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    If you are like me you probably always thought that lightboxes were fancy, expensive things that onlt the pros needed or used and that they were expensive and a real pain in the butt.  Well, we are probably right, but I found a down and dirty, amazingly inexpensive way to get similar results!  Of course, I am far from a professional, and this will prove that, but you will also see what kinds of changes you can expect from a decent setup.

Good pics, like today's SAKtivity are well within the reach of folks with no skills!

    All you are going to need is 4 sheets of regular old printer paper and some scotch tape.  I am sure that folks more knowledgeable than me can tell you about the merits of various types of printer paper (bond, brightness etc) but I used a few pages of the stuff that I got on sale at Staples a few months ago.  Nothing special.  This is going to be the everyman's lightbox.

    Step One-  Fold the first two sheets of paper in half.

    Step Two-  Tape the ends of the folded pages together.

    Step Three-  Tape the side of the third sheet of paper to the other two, with the joint of the first two in the center of the third sheet.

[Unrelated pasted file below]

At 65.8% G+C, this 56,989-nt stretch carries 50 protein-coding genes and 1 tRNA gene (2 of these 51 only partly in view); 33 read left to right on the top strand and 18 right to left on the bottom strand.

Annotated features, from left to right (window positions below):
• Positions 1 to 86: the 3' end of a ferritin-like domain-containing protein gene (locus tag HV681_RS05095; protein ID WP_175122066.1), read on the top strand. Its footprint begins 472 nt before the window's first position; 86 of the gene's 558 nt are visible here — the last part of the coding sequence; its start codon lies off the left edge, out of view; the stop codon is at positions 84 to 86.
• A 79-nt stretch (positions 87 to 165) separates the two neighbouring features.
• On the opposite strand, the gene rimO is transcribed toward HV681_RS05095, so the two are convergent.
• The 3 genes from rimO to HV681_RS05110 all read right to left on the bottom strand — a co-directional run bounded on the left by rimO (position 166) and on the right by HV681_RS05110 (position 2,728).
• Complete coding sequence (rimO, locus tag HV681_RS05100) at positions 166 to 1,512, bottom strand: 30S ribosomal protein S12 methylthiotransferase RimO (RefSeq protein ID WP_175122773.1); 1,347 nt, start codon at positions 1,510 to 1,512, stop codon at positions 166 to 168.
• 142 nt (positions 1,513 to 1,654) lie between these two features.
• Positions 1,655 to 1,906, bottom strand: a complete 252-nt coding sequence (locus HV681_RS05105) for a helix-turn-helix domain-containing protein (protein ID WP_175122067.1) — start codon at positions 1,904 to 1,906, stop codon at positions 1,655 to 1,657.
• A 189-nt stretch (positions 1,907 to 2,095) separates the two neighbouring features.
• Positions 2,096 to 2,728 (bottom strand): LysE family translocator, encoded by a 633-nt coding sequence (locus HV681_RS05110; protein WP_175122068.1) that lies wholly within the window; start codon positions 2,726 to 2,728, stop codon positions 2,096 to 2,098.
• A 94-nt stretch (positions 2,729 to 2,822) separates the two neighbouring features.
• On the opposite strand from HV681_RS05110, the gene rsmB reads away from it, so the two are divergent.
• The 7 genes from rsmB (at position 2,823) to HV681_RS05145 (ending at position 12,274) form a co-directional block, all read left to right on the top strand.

Step Four-  Do the same with the fourth sheet, only this time, on the other side of the first two sheets.

    Step Five-  You should now have something that looks like this

    Step Six-  Flip the whole thing over and start taping corners together until you have a box.

    Step Seven-  I like to fold in an inch or so on either side of the box to add rigidity and to give reflective surfaces something white to reflect.  I also like to fold the top back a little bit to act as a shade if needed.

    There you go- a fast and cheap (and reasonably effective) light box.  I usually just use it to even out natural light, but I have also used it in darker times by "hiding" LED Mag Lights in behind the folded side panels.  The name of the game here is experimentation.  I have had some good shots and some bad shots with this setup, but I am sure that has more to do with the faulty equipment behind the camera than anything else!

    Good luck, and lets see those pictures!